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Gestures in communication

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Gesture in CLIL

 

 

The benefits of gesture in CLIL classes.

Example in a natural science class.

(Before reading this article, you may be interested to read a little on some background research regarding CLIL in Spain...)

If you are a natural science teacher giving a talk on the parts of the tree, you will undoubtedly use a slide projected on the screen showing the various parts of a tree in English or possibly students may have a textbook with a similar diagram they can refer to. Research has shown that if we can get our students to enact that vocabulary in some way, retention of those words will be more efficient (Kelly et al. 2009, Macedonia and Knösch 2011, Tellier 2008). With the diagram on the screen as a reference, transfer those words to gestures and ask all students to gesture likewise. Spend a little time on this and ask students to say the word while gesturing and correct pronunciation where necessary. Students will probably also need to write these words in a notebook. A sketched picture would be preferable to a translation only (or perhaps both) or even a copy of the diagram for them to add the written words. How the students annotate depends on the teacher's preferences although, according to a recent lecture I heard by Pavón (2018), the annotation system and the inclusion of translation should be systemized and consistent throughout the course.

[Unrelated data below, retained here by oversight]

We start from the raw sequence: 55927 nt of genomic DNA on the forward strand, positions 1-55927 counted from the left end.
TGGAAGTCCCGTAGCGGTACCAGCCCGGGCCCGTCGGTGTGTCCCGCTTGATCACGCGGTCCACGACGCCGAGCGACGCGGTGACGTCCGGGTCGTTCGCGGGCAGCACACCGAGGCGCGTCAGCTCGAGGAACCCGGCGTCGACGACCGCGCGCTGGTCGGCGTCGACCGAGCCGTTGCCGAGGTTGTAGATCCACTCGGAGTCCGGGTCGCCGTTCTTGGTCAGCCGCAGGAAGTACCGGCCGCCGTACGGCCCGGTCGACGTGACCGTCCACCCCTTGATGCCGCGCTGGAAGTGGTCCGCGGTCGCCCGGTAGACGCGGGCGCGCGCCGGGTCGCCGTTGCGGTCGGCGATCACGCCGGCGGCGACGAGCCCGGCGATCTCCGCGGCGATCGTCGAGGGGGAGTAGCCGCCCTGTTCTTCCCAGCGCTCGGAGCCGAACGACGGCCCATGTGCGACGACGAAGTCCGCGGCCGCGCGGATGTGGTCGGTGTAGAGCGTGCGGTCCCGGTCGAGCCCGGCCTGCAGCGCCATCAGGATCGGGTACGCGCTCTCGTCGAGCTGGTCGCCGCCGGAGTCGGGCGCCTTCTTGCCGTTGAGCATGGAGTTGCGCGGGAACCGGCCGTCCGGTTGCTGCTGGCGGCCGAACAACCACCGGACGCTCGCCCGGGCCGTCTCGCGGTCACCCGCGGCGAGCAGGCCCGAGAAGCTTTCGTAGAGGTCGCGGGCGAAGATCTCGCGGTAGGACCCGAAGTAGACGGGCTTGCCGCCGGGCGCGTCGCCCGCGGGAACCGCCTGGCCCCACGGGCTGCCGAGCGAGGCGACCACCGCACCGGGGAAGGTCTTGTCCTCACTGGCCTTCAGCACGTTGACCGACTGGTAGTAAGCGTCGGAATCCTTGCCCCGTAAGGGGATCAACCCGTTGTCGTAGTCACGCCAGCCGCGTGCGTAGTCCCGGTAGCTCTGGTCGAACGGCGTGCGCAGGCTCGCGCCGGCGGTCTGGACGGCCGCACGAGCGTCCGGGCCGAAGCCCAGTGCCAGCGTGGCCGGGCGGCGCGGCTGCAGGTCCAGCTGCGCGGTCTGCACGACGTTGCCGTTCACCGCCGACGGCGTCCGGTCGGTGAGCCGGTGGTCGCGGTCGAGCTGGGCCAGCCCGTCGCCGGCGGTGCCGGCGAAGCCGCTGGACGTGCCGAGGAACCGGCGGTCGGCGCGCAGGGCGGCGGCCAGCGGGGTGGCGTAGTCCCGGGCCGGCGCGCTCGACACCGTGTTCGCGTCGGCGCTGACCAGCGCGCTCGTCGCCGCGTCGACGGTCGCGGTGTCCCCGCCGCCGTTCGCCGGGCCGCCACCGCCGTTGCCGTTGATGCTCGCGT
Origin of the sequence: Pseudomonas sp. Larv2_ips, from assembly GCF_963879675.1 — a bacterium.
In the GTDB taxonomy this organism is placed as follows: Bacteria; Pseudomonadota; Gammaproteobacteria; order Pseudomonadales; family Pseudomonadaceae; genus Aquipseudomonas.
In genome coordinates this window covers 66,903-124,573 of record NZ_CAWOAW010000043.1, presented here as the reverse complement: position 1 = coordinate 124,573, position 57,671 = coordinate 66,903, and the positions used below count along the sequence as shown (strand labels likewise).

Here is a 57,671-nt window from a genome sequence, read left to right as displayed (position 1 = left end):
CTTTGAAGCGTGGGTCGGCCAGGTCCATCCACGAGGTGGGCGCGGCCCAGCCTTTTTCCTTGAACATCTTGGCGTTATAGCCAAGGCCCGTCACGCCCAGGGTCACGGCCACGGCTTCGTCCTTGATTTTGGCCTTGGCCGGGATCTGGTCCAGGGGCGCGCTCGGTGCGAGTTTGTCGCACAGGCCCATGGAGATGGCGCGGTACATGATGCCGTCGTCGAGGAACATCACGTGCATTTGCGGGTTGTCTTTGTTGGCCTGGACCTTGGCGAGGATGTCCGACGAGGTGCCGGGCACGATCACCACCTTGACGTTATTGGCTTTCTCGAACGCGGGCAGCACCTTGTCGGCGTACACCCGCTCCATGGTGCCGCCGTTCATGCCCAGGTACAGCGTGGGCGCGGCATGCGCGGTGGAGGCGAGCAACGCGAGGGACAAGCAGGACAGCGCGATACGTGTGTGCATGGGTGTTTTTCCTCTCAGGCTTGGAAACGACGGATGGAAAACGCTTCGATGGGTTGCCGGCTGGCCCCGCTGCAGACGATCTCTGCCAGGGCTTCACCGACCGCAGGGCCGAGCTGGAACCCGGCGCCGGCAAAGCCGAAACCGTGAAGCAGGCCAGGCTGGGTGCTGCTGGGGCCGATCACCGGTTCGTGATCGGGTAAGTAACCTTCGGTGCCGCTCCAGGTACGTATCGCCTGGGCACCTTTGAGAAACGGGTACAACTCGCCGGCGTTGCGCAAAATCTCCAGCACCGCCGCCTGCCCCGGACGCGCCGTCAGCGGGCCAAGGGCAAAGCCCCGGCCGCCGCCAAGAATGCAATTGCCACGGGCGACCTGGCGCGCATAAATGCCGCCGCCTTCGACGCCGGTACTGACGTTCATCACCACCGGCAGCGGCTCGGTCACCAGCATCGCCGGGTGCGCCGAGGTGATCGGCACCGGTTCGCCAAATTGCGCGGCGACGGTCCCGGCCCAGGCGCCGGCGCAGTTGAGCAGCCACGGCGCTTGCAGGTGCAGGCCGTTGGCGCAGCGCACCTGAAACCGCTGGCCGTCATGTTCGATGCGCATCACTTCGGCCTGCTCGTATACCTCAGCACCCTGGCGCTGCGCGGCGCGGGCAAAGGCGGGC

The rationale is that you will now have a visual reference for your technical words, which you can refer to at any time. Remember that it is important to be consistent and always use the same gestures. You will not always have the diagram on the screen but you can perform the corresponding gestures whenever you need to. Your students may not initially remember the spoken English words on re-gesturing the technical language but they will invariably understand the word your gesture refers to so that you do not need to resort to using the mother tongue. With some recycling of these gestures and their spoken equivalents, students will soon be able to recall and utter them prompted by your gestures. You have, therefore, an efficient tool for evaluating what vocabulary your learners know and can utter. You just need to gesture and ask either the whole class to utter or certain individuals to say the corresponding word. We could say this is a spontaneous and instant assessment tool of your students' current vocabulary knowledge of the subject you are teaching.

Technical language from a study of the tree.

The following example may help with the creation of your own gestures by using this as a model. Notice how we can represent a gestured 'diagram' as one base gesture (tree) with specific gestures around it. The following photos show the gestures for parts of a tree. They read: 1, tree, 2, branch, 3, twig, 4, leaf, 5, roots, 6, trunk.

parts of tree gestures

We could easily add more using the same tree base gesture: 'crown', 'bark', 'taproots'... which should be intuitive in their creation. If we make a chopping action against the 'trunk', we can 'cut the tree in two'. Then show your fist as the tree 'cross section' and with the index of the other hand trace the tree 'rings' on it as though inside the 'trunk'.

Gesture study texts.